In this study, increase in age was not found to be associated with depression. Similar findings were observed by various other researchers, [10, 11, 12, 13, 14, 15] whereas in the study conducted by Sengupta et al.,[8] Akhtar et al.[9] and Barua et al.,[16] increase in age was identified as an independent predictor for depression.

The sex of a person was not found to be influencing depression in our study. Similar observations were made in other studies.[10] Contrary observations were made by Sengupta et al.,[8] Ferreria et al.[11] and Nakulan et al.,[17] wherein female sex was observed to be significantly associated with depression.

The marital status of the elderly was not found as a significant predictor for depression. Coherent findings were seen by Sengupta et al.,[8] Akhtar et al.,[9] Ferreria et al.,[11] Haseen et al.,[12] Barua et al.,[16] Nakulan et al.[17] and Rashid et al.[18] The marital status was found significantly associated with depression in other studies.[14],[15]

In this study, the literacy status of the elderly was not significantly associated with depression. Similar observations were made by Sengupta et al.,[8] Ferreria et al.,[11] Bodhare et al.[13] and Dasgupta et al.[15] Other researchers[9],[14] too found illiteracy to be a significant independent predictor of depression.

The current employment status was found to have no significant association with depression. Similar findings were seen by Sengupta et al.,[8] Akhtar et al.[9] and Haseen et al.,[12] whereas Rashid et al.[18] observed significant association between unemployment and depression.

Low SES was found to be an independent predictor for depression in this study. Other researchers[8],[10],[13],[15],[18] also made similar observations that depression is caused in the elderly belonging to low SES or having low income. Akhtar et al.[9] could not find a significant effect of low income on depression.

In this study, the type of family had no significant effect on the depression status of the elderly. Akhtar et al.[9] also observed similar findings in his study, whereas Sengupta et al.[8] and Dasgupta et al.[15] found that the elderly belonging to a nuclear family were significantly depressed in comparison to those of a joint or extended family.

Financial dependency was not a significant predictor of depression in this study. A similar observation was made by Nakulan et al.,[17] whereas Akhtar et al.[9] and Dasgupta et al.[15] found that it as a significant independent predictor of depression in their study.

Disturbed sleep pattern was another significant independent predictor of depression in our study. A similar finding was reported by Pracheth et al.[19] in a study conducted in an urban slum of Karnataka.


   Conclusion Top


In this study, the rate of depressive symptoms was 17.5% ± 6.56. Binary logistic regression revealed that factors such as low SES and disturbed sleep were independent predictors for depressive symptoms in the elderly. It indicated the need for social benefit schemes especially for those elderly belonging to the poor strata of society, because many a times their needs are neglected to provide for other members of the family, which leads to various psychosomatic changes in them.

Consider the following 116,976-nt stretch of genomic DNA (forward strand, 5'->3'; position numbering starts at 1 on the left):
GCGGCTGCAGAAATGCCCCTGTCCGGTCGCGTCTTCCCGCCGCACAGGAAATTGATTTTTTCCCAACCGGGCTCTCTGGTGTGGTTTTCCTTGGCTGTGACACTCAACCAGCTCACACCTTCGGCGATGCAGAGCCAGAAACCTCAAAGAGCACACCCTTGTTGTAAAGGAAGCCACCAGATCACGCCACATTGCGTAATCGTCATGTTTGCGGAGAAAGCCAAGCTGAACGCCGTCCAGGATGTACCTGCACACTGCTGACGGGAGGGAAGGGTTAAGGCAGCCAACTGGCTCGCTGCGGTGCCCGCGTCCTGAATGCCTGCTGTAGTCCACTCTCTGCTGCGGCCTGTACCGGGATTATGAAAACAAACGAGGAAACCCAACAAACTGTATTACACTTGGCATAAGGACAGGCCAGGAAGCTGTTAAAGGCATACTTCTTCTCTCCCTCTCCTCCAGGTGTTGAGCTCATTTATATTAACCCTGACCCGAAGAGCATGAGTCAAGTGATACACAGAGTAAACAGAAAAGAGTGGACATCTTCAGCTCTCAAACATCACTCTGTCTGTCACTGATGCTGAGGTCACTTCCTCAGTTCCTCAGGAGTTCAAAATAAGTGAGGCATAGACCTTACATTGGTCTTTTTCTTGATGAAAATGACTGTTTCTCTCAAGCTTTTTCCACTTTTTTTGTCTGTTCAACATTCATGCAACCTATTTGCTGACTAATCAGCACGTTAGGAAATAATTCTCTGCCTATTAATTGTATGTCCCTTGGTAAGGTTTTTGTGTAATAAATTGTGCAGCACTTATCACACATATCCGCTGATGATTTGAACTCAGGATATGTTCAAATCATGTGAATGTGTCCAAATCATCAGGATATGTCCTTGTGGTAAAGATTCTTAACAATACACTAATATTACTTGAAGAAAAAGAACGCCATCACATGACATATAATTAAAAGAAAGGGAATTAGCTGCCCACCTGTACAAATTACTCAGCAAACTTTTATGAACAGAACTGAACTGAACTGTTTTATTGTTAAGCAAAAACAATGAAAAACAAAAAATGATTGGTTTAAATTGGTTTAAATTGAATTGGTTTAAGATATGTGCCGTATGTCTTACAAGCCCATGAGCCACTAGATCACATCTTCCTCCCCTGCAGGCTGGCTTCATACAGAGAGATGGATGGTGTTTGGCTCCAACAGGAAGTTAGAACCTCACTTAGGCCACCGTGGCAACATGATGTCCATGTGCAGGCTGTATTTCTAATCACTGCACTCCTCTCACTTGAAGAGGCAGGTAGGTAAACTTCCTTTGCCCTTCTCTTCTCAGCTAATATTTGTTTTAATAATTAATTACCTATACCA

Financial support and sponsorship

Nil.

Conflicts of interest

There are no conflicts of interest.



 
   References Top

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Sharma R. Revision of Prasad’s social classification and provision of an online tool for real-time updating. South Asian J Cancer 2013;2:157.  Back to cited text no. 5
    
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Hoyl MT, Alessi CA, Harker JO, Josephson KR, Pietruszka FM, Koelfgen M et al. Development and testing of a five-item version of the Geriatric Depression Scale. J Am Geriatr Soc 1999;47:873-8. Available from: http://onlinelibrary.wiley.com/doi/10.1111/j.1532-5415.1999.tb03848.x/pdf. [Last accessed on 2013 Jun 3].  Back to cited text no. 6
    
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Sengupta P, Benjamin AI. Prevalence of depression and associated risk factors among the elderly in urban and rural field practice areas of a tertiary care institution in Ludhiana. Indian J Public Health 2015;59:3-8.  Back to cited text no. 8
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Ferreira PC, Tavares DM. Prevalence and factors associated with the rates of depression among elderly residents in rural areas. Rev Esc Enferm USP 2013;47:396-401. Available from: http://www.scielo.br/pdf/reeusp/v47n2/en_18.pdf. [Last accessed on 2016 Sep 4].  Back to cited text no. 11
    
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Bodhare TN, Kaushal V, Venkatesh K, Kumar MA. Prevalence and risk factors of depression among elderly population in a rural area. Perspect Med Res 2013;1:11-5. Available from: http://www.pimr.org.in/BODHARE.PDF. [Last accessed on 2015 Sep 13].  Back to cited text no. 13
    
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Radhakrishnan S, Nayeem A. Prevalence of depression among geriatric population in a rural area in Tamilnadu. Int J Nutr Pharmacol Neurol Dis 2013;3:309-12.  Back to cited text no. 14
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Dasgupta A, Ray D, Roy S, Sarkar T, Ghosal A, Das A et al. Depression among the geriatric population is a matter of concern: A community based study in a rural area of West Bengal. Nepal J Epidemiol 2013;3:282-7.  Back to cited text no. 15